On Water

‘Furough’ is inexact:
No ship could be
converted to a plow
traveling this vitreous ebony.

seal it in sea-caves and
you cannot still it:
image on image bends
where half-lights fill it

with illegible depths
and lucid passages
bestiary of stones,
book without pages:

and yet it confers
as much as it denies
we are orphaned and fathered
by such solid vacancies:

— Charles Tomlinson, born this day in 1927


Together we reclaim our humanity

Let us disperse from our aloofness and serve the weak who made us strong, and cleanse the country in which we live. Let us teach this miserable nation to smile and rejoice with heaven’s bounty and glory of life and freedom.

Kahlil Gibran, born this day in 1883


The “I” in me, my friend, dwells in the house of silence,
and therein it shall remain for ever more,
unperceived, unapproachable.

What is Depression?

We have been told that depression is a chemical imbalance in the brain.  The bad news is that there’s something wrong with your head.  The good news is that we can fix you.  Just take this $15-billion pill.

It’s not just the pharmaceutical industry that profits from this myth.  The fact is that an epidemic of depression has coincided with an epidemic of unemployment, of government lying and suppressed information, with a paucity of ways that people can contribute meaningfully to their community and widespread doubt whether our traditional institutions are worthy of our participation.  Treating depression as an individual disease is part of a climate of denial that allows the ongoing rape of democracy by capital.  If we weren’t taking Prozac, we’d be marching in the streets.

Depression is a mismatch between people’s legitimate expectation that modes of fulfilling participation and cooperation be the mainstay of their lives, and the collapse of society’s ability to provide opportunities for fulfilling participation.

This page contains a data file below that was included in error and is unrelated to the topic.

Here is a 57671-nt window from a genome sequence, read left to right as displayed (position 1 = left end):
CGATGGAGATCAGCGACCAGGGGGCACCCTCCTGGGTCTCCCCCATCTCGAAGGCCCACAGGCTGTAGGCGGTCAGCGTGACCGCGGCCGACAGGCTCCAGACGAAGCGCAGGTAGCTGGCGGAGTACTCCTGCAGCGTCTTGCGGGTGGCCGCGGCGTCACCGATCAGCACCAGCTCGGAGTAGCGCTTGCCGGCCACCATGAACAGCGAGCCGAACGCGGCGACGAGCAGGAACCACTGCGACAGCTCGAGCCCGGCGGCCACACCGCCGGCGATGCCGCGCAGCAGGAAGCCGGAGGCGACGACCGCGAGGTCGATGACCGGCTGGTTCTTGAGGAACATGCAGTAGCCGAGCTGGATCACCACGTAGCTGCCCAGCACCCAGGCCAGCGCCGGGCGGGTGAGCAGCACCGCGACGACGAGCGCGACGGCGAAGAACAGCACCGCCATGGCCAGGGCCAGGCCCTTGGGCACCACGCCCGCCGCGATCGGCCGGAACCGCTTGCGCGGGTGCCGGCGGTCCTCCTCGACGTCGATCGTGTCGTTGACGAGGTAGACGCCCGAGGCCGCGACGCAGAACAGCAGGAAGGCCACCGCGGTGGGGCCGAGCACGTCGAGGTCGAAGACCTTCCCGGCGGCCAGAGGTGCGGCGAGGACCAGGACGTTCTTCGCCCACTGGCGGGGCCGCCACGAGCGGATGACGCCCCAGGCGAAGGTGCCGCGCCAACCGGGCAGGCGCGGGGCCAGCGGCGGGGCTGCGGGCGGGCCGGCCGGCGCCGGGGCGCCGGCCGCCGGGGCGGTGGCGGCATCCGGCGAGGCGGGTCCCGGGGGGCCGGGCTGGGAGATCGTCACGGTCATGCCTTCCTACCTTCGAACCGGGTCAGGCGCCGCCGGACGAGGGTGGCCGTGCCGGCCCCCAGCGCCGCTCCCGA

(The above is my opinion in my language (JJM).  Here is an article by Olivia Goldhill writing in Quartz last week.)


Hide all your snares, vain town
Gilded with cross and crown,
Lest your foul streams deter
The day’s new worshiper.

Break in my heart, O chains,
Your self-inflicted pains,
And every shackle fall
From me for good and all.

Let the grey dawn propose
Conjunction with the rose,
And the blue noon fulfill
indolently its will.

Where the warm vales repeat
The ecstasy of heat,
And the slow forest heaves
in transport all its leaves,

i can uplift my eyes
To th’enduring paradise,
And cast white flames in the air
Of proud unsecret prayer.

A E Coppard, born this day in 1878



Liberation from self-forcing

(This essay is adapted from a podcast by Charles Eisenstein, part of his course, Dietary Transformation from the Inside Out.  The ideas are mostly Eisenstein’s; the words are mostly my own —JJM)

As a way to change behavior in the long run, willpower is problematic.  It’s also perfectly consonant with our dominant cultural model, which seeks wellbeing through control.

Our culture tells us that nature is random, soul-less—maybe even hostile, because we live in a world of competition, both biological and economic.  If you believe that, then control is the safest course.

Our habit of seeking control is modeled on a hostile external world.  But “self-control” is a problematic concept, when you think about it.  Imagine clamping your jaw closed with your hand to prevent your mouth from eating too much!  We don’t do that, but what we do is akin to setting up a war within ourselves.  We seek to use the surface mind, the conscious and “rational” part to hold in check the impulses that run below the surface.